Common Defenses for Physical Control Charges

A physical control charge refers to an offense in which a person is arrested for being in “physical control” of a vehicle while under the influence of drugs or alcohol. In other words, if you are sitting in your car, with the ignition running and keys in the ignition, and found to be intoxicated, police can arrest you on charges of physical control.

Proving Lack of Physical Control

The key element to a physical control charge is proving that you were indeed in physical control at the time of arrest. If you weren’t, even if you were drinking or high, then you could argue against such charges. For example, if someone were found sleeping it off behind the wheel but had no intention of driving, they would not be guilty of physical control since they weren’t controlling the vehicle by any means.

The legal definition of physical control from state to state may differ, so consult a DUI attorney who’s familiar with your local laws to show whether there was actual physical control or lack thereof present during the incident.

Challenging Field Sobriety Tests

If you got pulled over and failed one or more field sobriety tests (FST), do know that these tests also fallible and are often challenged as evidence during trials. FSTs are used by law enforcement to gauge how impaired a person is based on how well they perform certain tasks, including walking heel-to-toe in a straight line or standing on one leg for an extended period. Factors like age, weight, fatigue, pre-existing medical conditions or nervousness can negatively affect test results refuting blood-alcohol content levels.

According to the National Highway Traffic Safety Administration (NHTSA), FSTs are only correct around 70% of the time, which disregards those who are sober but nervous and inaccurate readings from skewed test conditions.

Disputing Blood Alcohol Content Results

Prosecutors cite blood alcohol content (BAC) results as an essential evidence piece in driving under the influence cases. However, if you believe that law enforcement or forensic experts mishandled your blood sample or breathalyzer test, you can dispute BAC results.

Blood samples require calm protocols for testing accuracy analysis, handling, labeling and storage; otherwise a result could be considered invalid as procedures were not followed precisely. Breath analyzer machines also must go through routine maintenance regularly to assure precise and accurate testing is occurring. Therefore, any deviations could lead to a negligible statement of sobriety levels. In some states, drivers have the right to choose an independent technician or medical expert to conduct a separate blood test independent of the prosecution’s own. This way, individuals ensure that their legal rights are being protected and mistakes haven’t been made.

Questioning Police Officer Testimony

In these sorts of incidents, it’s common for police officers on duty to testify against defendants during trials. There exist instances where cops have either violated established policies or protocols when stopping, arresting or questioning someone accused of physical control offenses that only become evident after lawyers present testimonies questions afterwards tirelessly. Obtaining video footage, dispatch recordings or gathering witnesses’ statements supports challenges made future testimony.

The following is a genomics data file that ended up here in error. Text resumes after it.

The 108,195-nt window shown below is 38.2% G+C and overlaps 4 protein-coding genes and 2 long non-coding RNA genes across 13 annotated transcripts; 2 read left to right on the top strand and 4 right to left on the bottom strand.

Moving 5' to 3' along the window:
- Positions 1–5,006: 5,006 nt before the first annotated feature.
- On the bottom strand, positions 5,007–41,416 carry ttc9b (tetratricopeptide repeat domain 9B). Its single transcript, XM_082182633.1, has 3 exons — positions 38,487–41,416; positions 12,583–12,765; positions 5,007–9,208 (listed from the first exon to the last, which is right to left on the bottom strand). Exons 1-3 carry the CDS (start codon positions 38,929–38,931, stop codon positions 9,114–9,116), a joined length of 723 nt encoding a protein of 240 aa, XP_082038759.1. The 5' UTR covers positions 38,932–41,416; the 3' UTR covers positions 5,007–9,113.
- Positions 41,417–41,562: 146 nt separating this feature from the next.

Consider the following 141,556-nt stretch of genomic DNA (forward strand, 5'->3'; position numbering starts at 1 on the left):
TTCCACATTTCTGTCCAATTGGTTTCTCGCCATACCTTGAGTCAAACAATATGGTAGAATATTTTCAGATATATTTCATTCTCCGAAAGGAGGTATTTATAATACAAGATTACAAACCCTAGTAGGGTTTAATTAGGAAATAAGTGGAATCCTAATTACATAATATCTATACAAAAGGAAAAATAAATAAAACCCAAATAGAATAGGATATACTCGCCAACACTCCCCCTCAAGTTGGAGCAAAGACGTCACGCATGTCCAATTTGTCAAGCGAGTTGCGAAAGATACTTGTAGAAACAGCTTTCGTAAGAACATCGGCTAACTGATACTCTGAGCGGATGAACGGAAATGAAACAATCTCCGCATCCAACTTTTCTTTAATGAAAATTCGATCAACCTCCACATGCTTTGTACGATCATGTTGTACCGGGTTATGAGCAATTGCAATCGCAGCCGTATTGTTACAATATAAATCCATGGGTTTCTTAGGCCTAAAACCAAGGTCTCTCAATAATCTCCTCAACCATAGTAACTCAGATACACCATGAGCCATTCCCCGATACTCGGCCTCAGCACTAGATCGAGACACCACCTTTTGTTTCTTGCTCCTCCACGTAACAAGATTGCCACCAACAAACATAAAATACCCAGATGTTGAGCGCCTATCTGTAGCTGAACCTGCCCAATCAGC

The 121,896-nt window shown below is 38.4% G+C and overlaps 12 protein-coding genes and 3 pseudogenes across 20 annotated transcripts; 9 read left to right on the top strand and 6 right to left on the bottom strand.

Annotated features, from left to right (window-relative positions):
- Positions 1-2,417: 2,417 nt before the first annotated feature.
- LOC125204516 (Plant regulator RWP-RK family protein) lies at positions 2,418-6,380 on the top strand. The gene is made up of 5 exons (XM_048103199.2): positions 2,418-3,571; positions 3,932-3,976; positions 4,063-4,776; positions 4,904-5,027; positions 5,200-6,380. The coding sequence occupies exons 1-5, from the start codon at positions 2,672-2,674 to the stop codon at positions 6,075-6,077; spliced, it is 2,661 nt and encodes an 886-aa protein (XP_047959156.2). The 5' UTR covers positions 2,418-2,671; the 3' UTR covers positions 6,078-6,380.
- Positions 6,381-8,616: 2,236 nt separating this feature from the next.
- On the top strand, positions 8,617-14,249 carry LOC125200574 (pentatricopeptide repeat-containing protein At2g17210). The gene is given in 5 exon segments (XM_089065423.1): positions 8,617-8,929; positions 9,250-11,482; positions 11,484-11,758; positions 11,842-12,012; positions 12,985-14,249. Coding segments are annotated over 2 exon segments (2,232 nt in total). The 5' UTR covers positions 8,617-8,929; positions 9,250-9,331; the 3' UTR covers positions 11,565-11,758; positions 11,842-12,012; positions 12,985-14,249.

“The police aren’t always truthful, reliable people to whom we should just inherently defer,” said Andrew Liptak, managing attorney at DUI Heroes law firm. “Where there are discrepancies between what they tell us happened and other evidence-say, a client’s testimony-then attorneys will question whether or not the police did something properly.”

If the truth is proven questionable, an attorney can take serious steps disputing the claims or discrediting the officer. This defense could prove pivotal in turning around a case, making sure you don’t end up with an unfair conviction on your record.

How to Handle a Physical Control Charge Arrest

Remain Calm and Compliant

If you are facing arrest for a physical control charge, it is essential to remain calm and compliant with law enforcement officers. While it may be tempting to resist or become defensive, doing so can lead to additional charges and jeopardize your legal defense.

Remember to keep your hands visible at all times and avoid any sudden movements that could be misconstrued as aggressive behavior. Cooperate with officers and comply with their instructions, even if you believe they are unwarranted or unjustified.

Refrain from Incriminating Statements

One of the most critical aspects of handling a physical control charge arrest is to refrain from making incriminating statements. Anything you say can be used against you in court, so it’s best to remain silent and request a lawyer as soon as possible.

Avoid trying to explain your actions or providing information about whether you had been drinking prior to the arrest. Instead, politely inform the officers that you would like to exercise your right to remain silent until you have had a chance to speak with an attorney.

Request a Lawyer

As soon as you enter police custody, it is imperative to request a lawyer. You have the right to legal representation during questioning and throughout the legal proceedings following your physical control charge arrest.

Your attorney can help protect your rights, negotiate with prosecutors, and build a strong defense strategy to minimize the charges you face or secure a not guilty verdict. Never waive your right to an attorney or attempt to represent yourself in court without consulting a legal professional first.

Understand Your Rights and Options

In addition to requesting a lawyer, it’s also essential to understand your rights and options when facing a physical control charge arrest. For example, you have the right to refuse chemical tests such as breathalyzers or blood draws that can be used as evidence against you in court.

Your attorney can help you weigh the pros and cons of different legal strategies, such as pleading guilty, negotiating for reduced charges, or going to trial. Being informed about your legal options is crucial for making the most strategic decisions during this challenging time.

“It does not require many words to speak the truth.”- Chief Joseph